Dodgeball: A True Underdog Story
If you look back on your time as a child in grade school, most of the memories are bound to be good ones. You were learning the basic subjects, and there was always playing with your friends at recess. There was a most likely one set of memories that you have tried to suppress because it brings back terror and humiliation, dodgeball. Almost all of us have been forced to endure this so-called game that gym teachers have been inflicting on the youth of our nation for generations. The class is split into two teams standing a few yards apart. One side is given rubber balls the other is unarmed. Most typically the bullies of the schoolyard managed to get the balls. As you stood there in your gym shorts facing the wicked grins of the other side you knew that pain and abject embarrassment was about to take place. Officially the object of the game was to dodge the ball as it careened towards you. If you were able to catch it, then you could chuck it back. The actual purpose of the game was to make the weaker students even more laughable and pathetic than usual. Thankfully this is not the type of sport that you are forced to relive on ESPN. It is also something that has long been overlooked as the subject of a sports movie until ‘Dodgeball: A True Underdog Story’. Okay, this is in no way shape or form a sports flick it is a raunchy comedy that is puerile, scatological and funny. It is a true farce that takes on the foibles of our society in the microcosm of the game of dodgeball. Actually, the premise is fairly strong. In dodgeball the strong and aggressive prey on the weaker members of their society. As the kid being pelted by dodgeballs grows up he will soon learn that this will carry through high school and manifest itself in more deceptive ways throughout his life. This is the heart of the film and what makes it funny. The audience can readily identify with the characters and have known the villains in real life even though the actions here are greatly exaggerated for comic effect. The film had a respectable budget of $20 million and much to the delight of the studio made more than that on its opening weekend. It would go on to gross enough box office to make it a financial winner. Many have commented that this is a stupid flick and in many ways this is true. It is also true that sometimes we need to sit back, forget the adult world and go back to that little kid forced to play dodgeball. The movie was released to DVD in 2005 and since then has been re-released several times packaged with similar comedies. Now there is a Blu-ray release so you can see every pained expression in high definition. Like other releases this one is unrated.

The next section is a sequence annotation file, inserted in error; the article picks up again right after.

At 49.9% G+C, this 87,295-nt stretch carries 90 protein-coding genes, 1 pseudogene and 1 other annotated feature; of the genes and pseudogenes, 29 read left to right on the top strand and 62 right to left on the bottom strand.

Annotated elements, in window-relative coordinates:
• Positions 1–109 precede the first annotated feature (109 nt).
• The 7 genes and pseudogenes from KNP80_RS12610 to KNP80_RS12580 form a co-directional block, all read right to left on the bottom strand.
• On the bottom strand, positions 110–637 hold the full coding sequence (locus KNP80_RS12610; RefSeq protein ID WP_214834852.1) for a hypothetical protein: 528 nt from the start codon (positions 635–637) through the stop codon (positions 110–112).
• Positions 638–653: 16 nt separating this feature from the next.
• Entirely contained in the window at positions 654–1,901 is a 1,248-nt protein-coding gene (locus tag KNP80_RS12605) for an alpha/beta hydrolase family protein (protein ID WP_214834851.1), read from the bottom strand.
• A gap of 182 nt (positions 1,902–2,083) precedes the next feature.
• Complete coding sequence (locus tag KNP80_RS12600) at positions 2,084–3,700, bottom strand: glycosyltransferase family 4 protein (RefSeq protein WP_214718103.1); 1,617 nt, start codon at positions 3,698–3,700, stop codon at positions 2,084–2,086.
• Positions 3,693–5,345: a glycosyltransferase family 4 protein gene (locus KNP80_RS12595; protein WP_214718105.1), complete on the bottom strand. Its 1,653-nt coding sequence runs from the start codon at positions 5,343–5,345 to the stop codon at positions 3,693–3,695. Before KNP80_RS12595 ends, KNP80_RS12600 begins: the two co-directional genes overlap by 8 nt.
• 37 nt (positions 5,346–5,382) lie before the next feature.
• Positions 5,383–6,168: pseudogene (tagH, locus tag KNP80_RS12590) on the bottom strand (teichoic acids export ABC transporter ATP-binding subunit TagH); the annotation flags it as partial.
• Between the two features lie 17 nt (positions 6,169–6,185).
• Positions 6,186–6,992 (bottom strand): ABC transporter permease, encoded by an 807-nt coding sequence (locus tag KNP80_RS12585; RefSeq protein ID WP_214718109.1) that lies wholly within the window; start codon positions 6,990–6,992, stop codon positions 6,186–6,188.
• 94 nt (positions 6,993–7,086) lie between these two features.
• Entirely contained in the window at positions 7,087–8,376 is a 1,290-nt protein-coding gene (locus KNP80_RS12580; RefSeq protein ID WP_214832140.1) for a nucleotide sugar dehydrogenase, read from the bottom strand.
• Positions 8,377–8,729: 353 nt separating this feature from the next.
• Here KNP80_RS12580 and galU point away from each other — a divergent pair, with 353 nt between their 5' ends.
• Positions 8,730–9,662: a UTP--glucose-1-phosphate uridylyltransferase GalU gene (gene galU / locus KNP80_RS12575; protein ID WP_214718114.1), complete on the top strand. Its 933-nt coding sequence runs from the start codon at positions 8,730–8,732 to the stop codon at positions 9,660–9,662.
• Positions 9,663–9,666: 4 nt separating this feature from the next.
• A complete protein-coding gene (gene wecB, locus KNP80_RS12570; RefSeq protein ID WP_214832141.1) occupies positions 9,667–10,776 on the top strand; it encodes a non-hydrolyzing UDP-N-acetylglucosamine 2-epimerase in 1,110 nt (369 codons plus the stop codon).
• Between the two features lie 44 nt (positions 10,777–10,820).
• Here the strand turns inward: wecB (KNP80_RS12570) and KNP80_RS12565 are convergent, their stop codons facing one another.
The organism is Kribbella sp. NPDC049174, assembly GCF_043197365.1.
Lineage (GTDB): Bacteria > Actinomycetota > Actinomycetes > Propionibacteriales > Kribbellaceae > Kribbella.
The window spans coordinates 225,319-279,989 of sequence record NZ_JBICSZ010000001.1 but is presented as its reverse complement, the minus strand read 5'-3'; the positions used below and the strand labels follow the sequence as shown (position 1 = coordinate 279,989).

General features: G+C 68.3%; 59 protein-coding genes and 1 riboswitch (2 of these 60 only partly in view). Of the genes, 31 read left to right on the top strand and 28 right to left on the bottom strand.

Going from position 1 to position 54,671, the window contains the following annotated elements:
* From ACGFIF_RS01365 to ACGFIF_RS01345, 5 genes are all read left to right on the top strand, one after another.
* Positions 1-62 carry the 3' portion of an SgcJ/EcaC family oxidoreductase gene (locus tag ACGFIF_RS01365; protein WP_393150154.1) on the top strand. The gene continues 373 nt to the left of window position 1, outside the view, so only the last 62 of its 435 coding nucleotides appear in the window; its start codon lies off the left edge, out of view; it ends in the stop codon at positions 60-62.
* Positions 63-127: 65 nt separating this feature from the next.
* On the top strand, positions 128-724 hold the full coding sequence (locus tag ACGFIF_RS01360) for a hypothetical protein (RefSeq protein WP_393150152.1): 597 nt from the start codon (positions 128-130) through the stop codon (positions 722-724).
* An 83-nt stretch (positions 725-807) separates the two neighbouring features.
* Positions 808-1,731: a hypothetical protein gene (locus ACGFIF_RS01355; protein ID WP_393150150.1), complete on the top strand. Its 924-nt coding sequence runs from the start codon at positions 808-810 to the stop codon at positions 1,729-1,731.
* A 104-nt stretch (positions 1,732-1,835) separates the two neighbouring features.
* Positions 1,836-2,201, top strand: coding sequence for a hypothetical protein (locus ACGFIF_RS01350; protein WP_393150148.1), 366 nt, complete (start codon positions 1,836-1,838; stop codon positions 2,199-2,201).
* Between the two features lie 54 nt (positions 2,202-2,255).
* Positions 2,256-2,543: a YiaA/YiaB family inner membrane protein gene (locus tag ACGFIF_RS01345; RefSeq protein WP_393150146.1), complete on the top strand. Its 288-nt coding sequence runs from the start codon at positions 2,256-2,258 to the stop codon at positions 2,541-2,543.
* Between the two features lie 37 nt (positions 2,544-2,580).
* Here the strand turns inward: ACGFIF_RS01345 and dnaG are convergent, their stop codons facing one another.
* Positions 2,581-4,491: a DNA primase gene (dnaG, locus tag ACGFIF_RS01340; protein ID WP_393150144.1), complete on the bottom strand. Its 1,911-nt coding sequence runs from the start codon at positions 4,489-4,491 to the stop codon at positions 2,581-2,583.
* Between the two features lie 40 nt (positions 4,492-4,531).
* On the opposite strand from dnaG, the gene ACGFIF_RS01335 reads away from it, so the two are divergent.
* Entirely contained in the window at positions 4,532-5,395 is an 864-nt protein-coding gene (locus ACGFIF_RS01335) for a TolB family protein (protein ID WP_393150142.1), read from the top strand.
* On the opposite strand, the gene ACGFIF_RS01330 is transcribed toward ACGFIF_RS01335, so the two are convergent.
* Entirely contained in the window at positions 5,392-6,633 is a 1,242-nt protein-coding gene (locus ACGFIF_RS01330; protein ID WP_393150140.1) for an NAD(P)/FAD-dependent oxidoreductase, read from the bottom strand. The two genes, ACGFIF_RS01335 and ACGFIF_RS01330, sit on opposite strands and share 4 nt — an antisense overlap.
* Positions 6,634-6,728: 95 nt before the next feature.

Behind this movie is Rawson Marshall Thurber who both wrote and directed it. Before this project, he had a few other films including an animated movie and a comedy short. Why this story succeeds is simple; it taps into the feelings that most of us had when we had to play this game. It expands on the subjects of rivalry and greed using adults but mostly in very juvenile personas. There are touches of modern day adult concerns like big slick businesses taking over well established but less modern local businesses. There is a love story thrown in for good measure and to help humanize the proceedings. For outrageous comedy to work there has to be something for the audience to hold on to. Marshall accomplishes this with a character-driven story that pits a regular guy just trying to make ends meet against an over the top maniac with few if any redeeming qualities. This instantly polarizes the characters into easily recognizable good guys and villains. When you don’t have to think too much about the moral standing of the characters, it is much easier to enjoy the humor. Marshall has simplified the plot to a battle between good and evil allowing him to let the talented group of actors do what they do best; act silly.